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Glycophorins are the most abundant sialoglycoproteins on the surface of human erythrocyte membranes. Genetic variation in glycophorin region of human chromosome 4 (containing GYPA, GYPB, and GYPE genes) is of interest because the gene products serve as receptors for pathogens of major public health interest, including Plasmodium sp., Babesia sp., Influenza virus, Vibrio cholerae El Tor Hemolysin, and Escherichia coli. A large structural rearrangement and hybrid glycophorin variant, known as Dantu, which was identified in East African populations, has been linked with a 40% reduction in risk for severe malaria. Apart from Dantu, other large structural variants exist, with the most common being deletion of the whole GYPB gene and its surrounding region, resulting in multiple different deletion forms. In West Africa particularly, these deletions are estimated to account for between 5 and 15% of the variation in different populations, mostly attributed to the forms known as DEL1 and DEL2. Due to the lack of specific variant assays, little is known of the distribution of these variants. Here, we report a modification of a previous GYPB DEL1 assay and the development of a novel GYPB DEL2 assay as high-throughput PCR-RFLP assays, as well as the identification of the crossover/breakpoint for GYPB DEL2. Using 393 samples from three study sites in Ghana as well as samples from HapMap and 1000 G projects for validation, we show that our assays are sensitive and reliable for genotyping GYPB DEL1 and DEL2. To the best of our knowledge, this is the first report of such high-throughput genotyping assays by PCR-RFLP for identifying specific GYPB deletion types in populations. These assays will enable better identification of GYPB deletions for large genetic association studies and functional experiments to understand the role of this gene cluster region in susceptibility to malaria and other diseases.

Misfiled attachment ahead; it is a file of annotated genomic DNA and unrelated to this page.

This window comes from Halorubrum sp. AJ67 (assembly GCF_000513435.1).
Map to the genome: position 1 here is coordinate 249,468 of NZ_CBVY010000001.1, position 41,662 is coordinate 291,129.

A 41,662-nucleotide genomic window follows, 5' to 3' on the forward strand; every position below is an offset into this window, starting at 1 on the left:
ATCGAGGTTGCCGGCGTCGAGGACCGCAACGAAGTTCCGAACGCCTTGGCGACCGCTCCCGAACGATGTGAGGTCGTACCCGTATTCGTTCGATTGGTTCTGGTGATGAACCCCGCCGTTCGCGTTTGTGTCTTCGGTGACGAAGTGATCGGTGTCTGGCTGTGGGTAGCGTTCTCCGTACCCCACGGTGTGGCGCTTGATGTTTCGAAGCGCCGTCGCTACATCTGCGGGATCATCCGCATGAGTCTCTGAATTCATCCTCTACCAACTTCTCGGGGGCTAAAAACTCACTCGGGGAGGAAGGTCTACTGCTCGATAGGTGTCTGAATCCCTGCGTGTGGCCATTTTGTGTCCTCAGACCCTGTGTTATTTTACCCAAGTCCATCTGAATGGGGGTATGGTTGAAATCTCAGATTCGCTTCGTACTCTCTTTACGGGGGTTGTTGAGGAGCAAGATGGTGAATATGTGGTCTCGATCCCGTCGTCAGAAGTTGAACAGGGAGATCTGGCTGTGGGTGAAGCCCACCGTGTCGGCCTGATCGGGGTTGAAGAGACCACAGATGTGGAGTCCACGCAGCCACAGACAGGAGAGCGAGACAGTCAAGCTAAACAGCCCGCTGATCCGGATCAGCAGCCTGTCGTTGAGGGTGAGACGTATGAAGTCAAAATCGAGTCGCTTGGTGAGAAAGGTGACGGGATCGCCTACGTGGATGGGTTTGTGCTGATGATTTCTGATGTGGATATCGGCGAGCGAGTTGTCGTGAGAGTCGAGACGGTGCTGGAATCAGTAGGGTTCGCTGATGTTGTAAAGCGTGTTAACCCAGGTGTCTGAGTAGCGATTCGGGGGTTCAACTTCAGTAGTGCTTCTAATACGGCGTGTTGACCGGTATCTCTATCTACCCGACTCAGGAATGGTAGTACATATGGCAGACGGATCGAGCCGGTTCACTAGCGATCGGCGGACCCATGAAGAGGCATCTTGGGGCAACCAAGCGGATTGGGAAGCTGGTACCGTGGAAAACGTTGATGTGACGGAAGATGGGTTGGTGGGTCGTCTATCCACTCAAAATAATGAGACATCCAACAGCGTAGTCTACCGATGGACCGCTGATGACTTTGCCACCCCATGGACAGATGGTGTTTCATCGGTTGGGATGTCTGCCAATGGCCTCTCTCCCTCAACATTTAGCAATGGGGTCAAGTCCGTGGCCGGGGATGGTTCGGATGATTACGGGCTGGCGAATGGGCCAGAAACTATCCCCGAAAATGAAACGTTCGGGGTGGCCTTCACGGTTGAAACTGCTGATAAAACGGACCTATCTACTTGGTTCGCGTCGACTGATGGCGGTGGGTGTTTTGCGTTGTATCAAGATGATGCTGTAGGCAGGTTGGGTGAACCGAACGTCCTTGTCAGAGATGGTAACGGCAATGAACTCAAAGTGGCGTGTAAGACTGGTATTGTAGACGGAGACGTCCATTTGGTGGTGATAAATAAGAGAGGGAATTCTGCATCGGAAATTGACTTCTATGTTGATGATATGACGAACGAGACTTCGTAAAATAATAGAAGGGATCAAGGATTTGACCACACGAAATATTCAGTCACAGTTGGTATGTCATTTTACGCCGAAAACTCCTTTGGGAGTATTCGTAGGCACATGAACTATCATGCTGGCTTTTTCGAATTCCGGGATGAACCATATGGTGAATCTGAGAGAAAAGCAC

Original publication




Journal article


Experimental Biology and Medicine


Frontiers Media SA

Publication Date





916 - 928